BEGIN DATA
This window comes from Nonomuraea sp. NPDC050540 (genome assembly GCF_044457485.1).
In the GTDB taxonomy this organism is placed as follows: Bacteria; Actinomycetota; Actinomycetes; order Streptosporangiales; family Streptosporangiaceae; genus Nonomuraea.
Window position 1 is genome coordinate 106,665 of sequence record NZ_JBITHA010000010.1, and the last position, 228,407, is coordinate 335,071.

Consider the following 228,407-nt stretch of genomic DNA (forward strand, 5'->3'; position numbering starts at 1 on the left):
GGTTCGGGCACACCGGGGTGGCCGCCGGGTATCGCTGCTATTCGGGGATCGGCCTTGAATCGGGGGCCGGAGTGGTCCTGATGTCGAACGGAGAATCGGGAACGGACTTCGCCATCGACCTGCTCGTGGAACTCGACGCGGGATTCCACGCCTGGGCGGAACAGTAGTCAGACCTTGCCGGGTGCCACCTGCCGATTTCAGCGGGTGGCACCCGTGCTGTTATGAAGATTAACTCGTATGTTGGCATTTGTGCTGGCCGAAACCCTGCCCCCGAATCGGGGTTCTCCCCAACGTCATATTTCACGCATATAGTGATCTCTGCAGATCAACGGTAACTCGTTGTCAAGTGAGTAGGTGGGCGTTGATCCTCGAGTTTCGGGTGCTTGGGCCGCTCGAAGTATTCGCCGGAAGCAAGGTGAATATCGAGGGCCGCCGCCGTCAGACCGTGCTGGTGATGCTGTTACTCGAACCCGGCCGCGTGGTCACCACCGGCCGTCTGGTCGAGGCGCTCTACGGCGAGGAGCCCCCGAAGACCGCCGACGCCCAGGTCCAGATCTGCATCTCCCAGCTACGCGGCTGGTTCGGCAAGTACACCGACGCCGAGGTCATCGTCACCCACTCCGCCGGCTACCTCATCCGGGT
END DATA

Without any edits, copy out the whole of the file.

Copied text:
This window comes from Nonomuraea sp. NPDC050540 (genome assembly GCF_044457485.1).
In the GTDB taxonomy this organism is placed as follows: Bacteria; Actinomycetota; Actinomycetes; order Streptosporangiales; family Streptosporangiaceae; genus Nonomuraea.
Window position 1 is genome coordinate 106,665 of sequence record NZ_JBITHA010000010.1, and the last position, 228,407, is coordinate 335,071.

Consider the following 228,407-nt stretch of genomic DNA (forward strand, 5'->3'; position numbering starts at 1 on the left):
GGTTCGGGCACACCGGGGTGGCCGCCGGGTATCGCTGCTATTCGGGGATCGGCCTTGAATCGGGGGCCGGAGTGGTCCTGATGTCGAACGGAGAATCGGGAACGGACTTCGCCATCGACCTGCTCGTGGAACTCGACGCGGGATTCCACGCCTGGGCGGAACAGTAGTCAGACCTTGCCGGGTGCCACCTGCCGATTTCAGCGGGTGGCACCCGTGCTGTTATGAAGATTAACTCGTATGTTGGCATTTGTGCTGGCCGAAACCCTGCCCCCGAATCGGGGTTCTCCCCAACGTCATATTTCACGCATATAGTGATCTCTGCAGATCAACGGTAACTCGTTGTCAAGTGAGTAGGTGGGCGTTGATCCTCGAGTTTCGGGTGCTTGGGCCGCTCGAAGTATTCGCCGGAAGCAAGGTGAATATCGAGGGCCGCCGCCGTCAGACCGTGCTGGTGATGCTGTTACTCGAACCCGGCCGCGTGGTCACCACCGGCCGTCTGGTCGAGGCGCTCTACGGCGAGGAGCCCCCGAAGACCGCCGACGCCCAGGTCCAGATCTGCATCTCCCAGCTACGCGGCTGGTTCGGCAAGTACACCGACGCCGAGGTCATCGTCACCCACTCCGCCGGCTACCTCATCCGGGT